Painting 101 with Vance Freed
Painting a room is relatively simple if you have the right tools and know the correct techniques.
After prepping your walls, choose the color of paint you would like to apply and transfer a small amount into a plastic bucket liner. This is a good idea for several reasons. First, you probably don't need the whole gallon -- and if it spills, you'll have a disaster on your hands. Better to spend 85 cents on a plastic bucket than $800 on a new rug.
To start, the first surface you should paint is the ceiling -- then the walls, then the trim.
In the beginning, "cut in" the room by taking a brush and painting the areas that your roller won't be able to reach. Good areas to cut in include wall edges, around light switches, and baseboards.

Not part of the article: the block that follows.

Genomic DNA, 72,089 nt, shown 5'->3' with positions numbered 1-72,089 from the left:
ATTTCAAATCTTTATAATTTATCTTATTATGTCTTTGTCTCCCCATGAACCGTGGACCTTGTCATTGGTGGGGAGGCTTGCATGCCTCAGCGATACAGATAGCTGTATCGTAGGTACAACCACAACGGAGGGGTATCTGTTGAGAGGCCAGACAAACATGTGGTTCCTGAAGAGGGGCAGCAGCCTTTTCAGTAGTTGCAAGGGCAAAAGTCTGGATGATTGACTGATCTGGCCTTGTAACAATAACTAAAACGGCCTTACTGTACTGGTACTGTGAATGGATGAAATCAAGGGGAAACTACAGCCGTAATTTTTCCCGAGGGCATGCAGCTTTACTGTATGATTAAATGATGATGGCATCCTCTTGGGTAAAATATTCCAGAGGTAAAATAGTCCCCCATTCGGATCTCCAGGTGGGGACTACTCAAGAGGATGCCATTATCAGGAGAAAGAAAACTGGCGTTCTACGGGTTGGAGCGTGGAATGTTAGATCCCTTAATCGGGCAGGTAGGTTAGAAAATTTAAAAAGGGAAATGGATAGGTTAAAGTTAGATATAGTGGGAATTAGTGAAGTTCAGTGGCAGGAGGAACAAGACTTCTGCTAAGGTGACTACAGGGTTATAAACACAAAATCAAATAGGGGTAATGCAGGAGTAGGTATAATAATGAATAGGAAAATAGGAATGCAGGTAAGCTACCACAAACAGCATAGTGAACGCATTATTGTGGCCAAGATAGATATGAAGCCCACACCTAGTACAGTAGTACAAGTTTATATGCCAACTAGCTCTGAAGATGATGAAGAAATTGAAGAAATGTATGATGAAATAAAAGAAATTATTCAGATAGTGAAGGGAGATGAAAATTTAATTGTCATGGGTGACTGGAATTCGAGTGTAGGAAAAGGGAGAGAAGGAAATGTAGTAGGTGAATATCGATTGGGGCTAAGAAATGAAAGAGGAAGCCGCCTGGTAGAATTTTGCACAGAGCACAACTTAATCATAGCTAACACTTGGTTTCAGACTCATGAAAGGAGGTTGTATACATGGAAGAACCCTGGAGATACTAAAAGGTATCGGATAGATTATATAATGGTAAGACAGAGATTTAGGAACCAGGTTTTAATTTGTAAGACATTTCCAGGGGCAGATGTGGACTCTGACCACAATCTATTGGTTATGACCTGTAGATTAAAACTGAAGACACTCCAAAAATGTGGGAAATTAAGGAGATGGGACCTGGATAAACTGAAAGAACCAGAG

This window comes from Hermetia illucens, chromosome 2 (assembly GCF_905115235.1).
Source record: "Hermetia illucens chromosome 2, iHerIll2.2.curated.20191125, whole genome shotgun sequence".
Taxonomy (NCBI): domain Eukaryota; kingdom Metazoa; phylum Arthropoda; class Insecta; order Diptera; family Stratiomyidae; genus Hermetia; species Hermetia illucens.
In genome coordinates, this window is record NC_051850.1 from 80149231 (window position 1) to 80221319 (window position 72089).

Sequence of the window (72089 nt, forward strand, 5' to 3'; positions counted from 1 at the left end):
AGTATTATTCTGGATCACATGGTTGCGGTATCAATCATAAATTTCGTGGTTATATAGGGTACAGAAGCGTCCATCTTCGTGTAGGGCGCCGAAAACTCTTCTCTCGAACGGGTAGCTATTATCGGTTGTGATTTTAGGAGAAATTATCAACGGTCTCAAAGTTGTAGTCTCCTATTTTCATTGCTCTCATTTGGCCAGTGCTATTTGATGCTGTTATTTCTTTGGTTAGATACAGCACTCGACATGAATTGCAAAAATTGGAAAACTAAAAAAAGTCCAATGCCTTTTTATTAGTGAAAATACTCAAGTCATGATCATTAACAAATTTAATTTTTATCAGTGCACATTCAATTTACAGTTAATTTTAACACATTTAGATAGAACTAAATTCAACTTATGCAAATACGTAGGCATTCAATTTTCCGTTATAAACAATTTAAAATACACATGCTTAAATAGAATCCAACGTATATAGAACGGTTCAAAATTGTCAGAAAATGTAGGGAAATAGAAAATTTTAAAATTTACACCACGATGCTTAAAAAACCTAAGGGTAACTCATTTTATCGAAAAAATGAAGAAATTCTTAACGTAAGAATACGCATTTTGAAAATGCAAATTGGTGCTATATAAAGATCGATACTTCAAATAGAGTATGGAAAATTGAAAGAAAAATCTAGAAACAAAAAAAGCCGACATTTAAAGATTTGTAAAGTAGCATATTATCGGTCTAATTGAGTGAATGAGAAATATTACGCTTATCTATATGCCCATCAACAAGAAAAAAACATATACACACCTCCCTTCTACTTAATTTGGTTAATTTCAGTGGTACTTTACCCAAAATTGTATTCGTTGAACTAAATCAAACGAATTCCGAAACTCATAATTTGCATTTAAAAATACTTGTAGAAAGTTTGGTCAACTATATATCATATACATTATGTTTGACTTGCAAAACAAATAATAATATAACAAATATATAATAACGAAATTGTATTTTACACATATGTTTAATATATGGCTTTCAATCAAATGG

The proper way to cut in is to leave paint deposits vertically down the wall. Paint toward the edges, not away from them. Use this same technique to get a clean line where the ceiling meets the wall.
The best kinds of roller to use are ones made out of foam because they don't leave lint tracks like nap rollers do; they also are easier to clean. They don't hold a lot of paint, but you don't need a lot, anyway. Paint in blocks, one section at a time. More paint accumulates at the edges of the roller; to avoid getting large vertical paint deposits on the wall, make a W, then go over the W with vertical strokes.
Martha used Martha's Fine Paints in Garden and Comfrey Green from Martha By Mail.